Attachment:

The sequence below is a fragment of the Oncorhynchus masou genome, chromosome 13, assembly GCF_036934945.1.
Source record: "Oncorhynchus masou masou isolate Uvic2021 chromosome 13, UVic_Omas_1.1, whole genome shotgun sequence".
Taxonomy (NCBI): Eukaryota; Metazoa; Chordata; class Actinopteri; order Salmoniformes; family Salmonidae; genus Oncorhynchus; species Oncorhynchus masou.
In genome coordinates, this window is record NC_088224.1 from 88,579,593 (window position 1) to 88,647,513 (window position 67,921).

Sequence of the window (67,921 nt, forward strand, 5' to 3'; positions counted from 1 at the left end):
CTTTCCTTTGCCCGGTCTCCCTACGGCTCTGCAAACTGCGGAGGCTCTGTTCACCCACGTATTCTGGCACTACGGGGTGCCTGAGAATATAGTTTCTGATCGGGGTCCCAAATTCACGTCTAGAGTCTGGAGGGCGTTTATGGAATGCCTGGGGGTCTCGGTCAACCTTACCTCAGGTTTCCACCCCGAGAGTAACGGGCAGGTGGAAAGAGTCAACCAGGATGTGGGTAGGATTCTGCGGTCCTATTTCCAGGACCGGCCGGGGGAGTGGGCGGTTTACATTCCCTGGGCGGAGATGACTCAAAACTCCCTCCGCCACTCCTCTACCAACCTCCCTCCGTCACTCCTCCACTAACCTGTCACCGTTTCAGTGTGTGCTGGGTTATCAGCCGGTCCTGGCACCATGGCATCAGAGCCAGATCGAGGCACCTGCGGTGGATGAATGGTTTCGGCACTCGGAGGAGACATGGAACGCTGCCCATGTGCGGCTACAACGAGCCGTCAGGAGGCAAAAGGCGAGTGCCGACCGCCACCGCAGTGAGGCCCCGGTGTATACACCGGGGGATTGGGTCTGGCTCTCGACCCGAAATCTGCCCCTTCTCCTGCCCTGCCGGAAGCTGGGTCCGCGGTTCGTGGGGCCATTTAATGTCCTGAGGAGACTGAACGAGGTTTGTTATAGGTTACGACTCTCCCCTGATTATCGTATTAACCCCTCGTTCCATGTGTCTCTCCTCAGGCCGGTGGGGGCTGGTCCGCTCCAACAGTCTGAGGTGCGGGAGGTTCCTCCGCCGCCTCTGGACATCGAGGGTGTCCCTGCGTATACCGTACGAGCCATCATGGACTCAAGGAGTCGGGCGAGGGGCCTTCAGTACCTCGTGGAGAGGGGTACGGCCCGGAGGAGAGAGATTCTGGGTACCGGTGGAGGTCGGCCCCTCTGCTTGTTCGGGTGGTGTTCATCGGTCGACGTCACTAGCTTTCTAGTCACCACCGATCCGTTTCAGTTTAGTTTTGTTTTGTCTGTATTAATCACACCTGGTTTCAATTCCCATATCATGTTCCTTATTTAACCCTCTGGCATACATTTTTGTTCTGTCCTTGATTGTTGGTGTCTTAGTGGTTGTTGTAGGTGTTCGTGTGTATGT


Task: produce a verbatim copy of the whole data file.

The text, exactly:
The sequence below is a fragment of the Oncorhynchus masou genome, chromosome 13, assembly GCF_036934945.1.
Source record: "Oncorhynchus masou masou isolate Uvic2021 chromosome 13, UVic_Omas_1.1, whole genome shotgun sequence".
Taxonomy (NCBI): Eukaryota; Metazoa; Chordata; class Actinopteri; order Salmoniformes; family Salmonidae; genus Oncorhynchus; species Oncorhynchus masou.
In genome coordinates, this window is record NC_088224.1 from 88,579,593 (window position 1) to 88,647,513 (window position 67,921).

Sequence of the window (67,921 nt, forward strand, 5' to 3'; positions counted from 1 at the left end):
CTTTCCTTTGCCCGGTCTCCCTACGGCTCTGCAAACTGCGGAGGCTCTGTTCACCCACGTATTCTGGCACTACGGGGTGCCTGAGAATATAGTTTCTGATCGGGGTCCCAAATTCACGTCTAGAGTCTGGAGGGCGTTTATGGAATGCCTGGGGGTCTCGGTCAACCTTACCTCAGGTTTCCACCCCGAGAGTAACGGGCAGGTGGAAAGAGTCAACCAGGATGTGGGTAGGATTCTGCGGTCCTATTTCCAGGACCGGCCGGGGGAGTGGGCGGTTTACATTCCCTGGGCGGAGATGACTCAAAACTCCCTCCGCCACTCCTCTACCAACCTCCCTCCGTCACTCCTCCACTAACCTGTCACCGTTTCAGTGTGTGCTGGGTTATCAGCCGGTCCTGGCACCATGGCATCAGAGCCAGATCGAGGCACCTGCGGTGGATGAATGGTTTCGGCACTCGGAGGAGACATGGAACGCTGCCCATGTGCGGCTACAACGAGCCGTCAGGAGGCAAAAGGCGAGTGCCGACCGCCACCGCAGTGAGGCCCCGGTGTATACACCGGGGGATTGGGTCTGGCTCTCGACCCGAAATCTGCCCCTTCTCCTGCCCTGCCGGAAGCTGGGTCCGCGGTTCGTGGGGCCATTTAATGTCCTGAGGAGACTGAACGAGGTTTGTTATAGGTTACGACTCTCCCCTGATTATCGTATTAACCCCTCGTTCCATGTGTCTCTCCTCAGGCCGGTGGGGGCTGGTCCGCTCCAACAGTCTGAGGTGCGGGAGGTTCCTCCGCCGCCTCTGGACATCGAGGGTGTCCCTGCGTATACCGTACGAGCCATCATGGACTCAAGGAGTCGGGCGAGGGGCCTTCAGTACCTCGTGGAGAGGGGTACGGCCCGGAGGAGAGAGATTCTGGGTACCGGTGGAGGTCGGCCCCTCTGCTTGTTCGGGTGGTGTTCATCGGTCGACGTCACTAGCTTTCTAGTCACCACCGATCCGTTTCAGTTTAGTTTTGTTTTGTCTGTATTAATCACACCTGGTTTCAATTCCCATATCATGTTCCTTATTTAACCCTCTGGCATACATTTTTGTTCTGTCCTTGATTGTTGGTGTCTTAGTGGTTGTTGTAGGTGTTCGTGTGTATGT